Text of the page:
It’s time for me to identify some new items for my bucket list. If you recall, so far I have 8 items:
- Coffee with a friend in our local Starbucks
- To be a bridesmaid
- To visit New Zealand
- To live on the ocean
- To own a Class B motorhome (Roadtrek ideally)
- Waist length hair
- Day-trip to Frankenmuth & Bronners
- Reschedule & enjoy my belated 45th birthday vacation
Today I just have two items to add. However, they’re pretty big ones in the grand scheme of things.
As of tomorrow, I will have been off work for 3 months. That’s 3 months of living in almost total isolation. I don’t go anywhere aside from medical appointments and very occasional errands.
In that time I’ve had to refuse almost all visitors, as while they mean well, people don’t understand that they have to be totally scent free to come into my home at the moment. That means, no perfume, no scented deodorant, no hairspray, no make-up on their bodies. It means that they can’t have eaten citrus within the last 24 hours or been around smokers or other strongly scented items. Ideally, they need to be in clean clothes that have been washed in low scented/hypoallergenic products.
It’s an awful lot to ask. However, the couple of times that it hasn’t been kept to I have had serious allergic reactions or an asthma attack.
Even only going to medical facilities haven’t been safe for me. Just last week I had an asthmatic response to perfume while waiting to see my respirologist. Another patient came into the waiting room and my lungs reacted instantly. Thankfully, the staff were able to move me away from the exposure and with the help of Ventolin (TM) I was OK.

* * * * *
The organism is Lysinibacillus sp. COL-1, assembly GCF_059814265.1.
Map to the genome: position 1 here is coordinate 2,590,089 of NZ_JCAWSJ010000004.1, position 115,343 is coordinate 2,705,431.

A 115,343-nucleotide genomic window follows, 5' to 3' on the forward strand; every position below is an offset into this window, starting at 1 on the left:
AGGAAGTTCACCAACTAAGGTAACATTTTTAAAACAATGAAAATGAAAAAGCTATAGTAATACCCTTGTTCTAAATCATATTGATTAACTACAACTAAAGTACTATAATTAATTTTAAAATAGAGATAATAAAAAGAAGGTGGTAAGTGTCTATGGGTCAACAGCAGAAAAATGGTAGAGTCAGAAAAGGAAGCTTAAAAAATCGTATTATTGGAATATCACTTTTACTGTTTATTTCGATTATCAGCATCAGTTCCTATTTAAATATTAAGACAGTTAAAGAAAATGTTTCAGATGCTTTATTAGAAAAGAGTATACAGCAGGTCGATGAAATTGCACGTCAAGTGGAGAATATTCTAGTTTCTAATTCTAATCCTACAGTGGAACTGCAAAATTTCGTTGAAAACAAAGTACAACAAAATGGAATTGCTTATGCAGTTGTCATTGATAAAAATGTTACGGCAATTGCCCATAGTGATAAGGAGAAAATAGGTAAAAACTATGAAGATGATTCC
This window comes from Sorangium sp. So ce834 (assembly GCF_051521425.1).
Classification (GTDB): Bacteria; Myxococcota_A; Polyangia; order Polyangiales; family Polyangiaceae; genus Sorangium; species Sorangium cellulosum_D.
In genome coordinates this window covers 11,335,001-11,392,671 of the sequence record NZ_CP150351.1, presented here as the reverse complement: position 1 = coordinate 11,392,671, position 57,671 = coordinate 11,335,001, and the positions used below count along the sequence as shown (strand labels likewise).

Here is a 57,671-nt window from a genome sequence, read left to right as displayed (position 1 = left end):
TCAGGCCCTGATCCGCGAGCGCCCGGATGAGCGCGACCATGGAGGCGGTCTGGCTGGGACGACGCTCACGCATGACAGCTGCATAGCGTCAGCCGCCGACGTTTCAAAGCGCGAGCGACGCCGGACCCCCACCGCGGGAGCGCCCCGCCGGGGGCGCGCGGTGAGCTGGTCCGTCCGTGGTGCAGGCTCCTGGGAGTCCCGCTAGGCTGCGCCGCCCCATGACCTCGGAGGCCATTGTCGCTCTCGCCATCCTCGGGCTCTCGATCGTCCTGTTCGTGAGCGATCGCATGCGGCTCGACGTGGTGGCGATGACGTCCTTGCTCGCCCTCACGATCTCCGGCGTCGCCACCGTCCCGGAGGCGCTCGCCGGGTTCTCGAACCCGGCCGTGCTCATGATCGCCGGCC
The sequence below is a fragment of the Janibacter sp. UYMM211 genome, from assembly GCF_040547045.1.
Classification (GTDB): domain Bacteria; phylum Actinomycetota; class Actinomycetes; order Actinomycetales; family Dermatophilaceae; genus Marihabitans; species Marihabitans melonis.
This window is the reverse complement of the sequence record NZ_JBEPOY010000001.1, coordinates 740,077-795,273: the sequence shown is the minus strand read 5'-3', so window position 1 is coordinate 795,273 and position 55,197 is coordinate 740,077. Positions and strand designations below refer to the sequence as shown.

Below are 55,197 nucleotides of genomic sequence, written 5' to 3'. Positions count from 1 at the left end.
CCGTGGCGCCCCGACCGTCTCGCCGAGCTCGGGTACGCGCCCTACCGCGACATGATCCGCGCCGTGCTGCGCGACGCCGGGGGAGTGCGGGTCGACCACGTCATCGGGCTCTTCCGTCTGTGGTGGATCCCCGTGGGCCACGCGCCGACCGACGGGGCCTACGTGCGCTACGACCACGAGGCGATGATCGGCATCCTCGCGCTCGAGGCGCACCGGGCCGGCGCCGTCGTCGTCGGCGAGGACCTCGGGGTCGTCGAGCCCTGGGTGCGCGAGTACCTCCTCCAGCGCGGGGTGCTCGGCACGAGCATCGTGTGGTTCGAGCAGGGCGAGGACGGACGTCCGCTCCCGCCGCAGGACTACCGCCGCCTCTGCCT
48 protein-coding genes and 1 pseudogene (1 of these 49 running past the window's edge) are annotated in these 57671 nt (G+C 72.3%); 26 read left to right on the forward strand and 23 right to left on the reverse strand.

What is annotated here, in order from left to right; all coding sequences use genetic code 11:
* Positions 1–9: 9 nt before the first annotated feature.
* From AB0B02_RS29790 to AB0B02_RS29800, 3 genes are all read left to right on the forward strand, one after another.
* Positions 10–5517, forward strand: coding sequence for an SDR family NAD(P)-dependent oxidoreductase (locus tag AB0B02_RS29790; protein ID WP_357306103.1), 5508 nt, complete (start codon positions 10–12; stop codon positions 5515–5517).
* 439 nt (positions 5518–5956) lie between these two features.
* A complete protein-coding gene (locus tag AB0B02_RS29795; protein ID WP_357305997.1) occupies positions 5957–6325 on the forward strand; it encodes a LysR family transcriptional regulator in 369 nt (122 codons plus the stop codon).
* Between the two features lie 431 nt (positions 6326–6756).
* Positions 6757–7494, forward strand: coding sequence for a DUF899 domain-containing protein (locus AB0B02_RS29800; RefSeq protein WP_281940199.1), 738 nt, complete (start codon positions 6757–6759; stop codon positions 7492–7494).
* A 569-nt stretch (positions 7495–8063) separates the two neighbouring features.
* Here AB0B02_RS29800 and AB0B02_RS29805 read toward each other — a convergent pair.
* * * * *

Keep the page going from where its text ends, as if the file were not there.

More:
You may remember that I had an anaphylactic reaction while in the hospital for a biopsy.
So am I being over-cautious?
I don’t think so.
It’s not just that I need to avoid scents.
I simply don’t have the ability to do much of anything and breathe at the same time.
Some days I start to think that I am doing much better, as I’ve had a few days at home in my current extremely low risk sedentary lifestyle. Then I do something as simple as take my trash out for pick-up. My driveway is probably about 25′ long. Last week it took me 15 minutes to bring my trash-cans back in. I had to stop to recover every few steps. It’s not that wheeling the trash-cans is hard. It’s that being in a different air environment unsettles my lungs to begin with. It took me another hour to recover from that activity.
I’ve never been a sporty person but I have always been able to walk. For hours, if I wanted, as long as I didn’t push the pace and used my Ventolin prophylactically (in advance). Now I have days where walking 10′ to my bathroom exhausts me.
What’s really frustrating me is that my doctors haven’t really been able to give me a reason, that I like, for my breathing issues. My test results just keep adding new diagnoses, that need monitoring but don’t identify a cause for the problem.
So much as I hate to accept it, it’s looking like I am going to have to accept the diagnosis of Reactive Airways Dysfunction Syndrome (RADS) muted by my allergist some time ago. Many people confuse RADS with occupational asthma. The reason for this is that it is usually caused by a workplace exposure to chemicals and that it mimics asthma in its symptoms. The difference though is that once you have RADS, attacks can be triggered by anything and they often don’t respond to asthma medications for many people. Neither does it show up on many tests.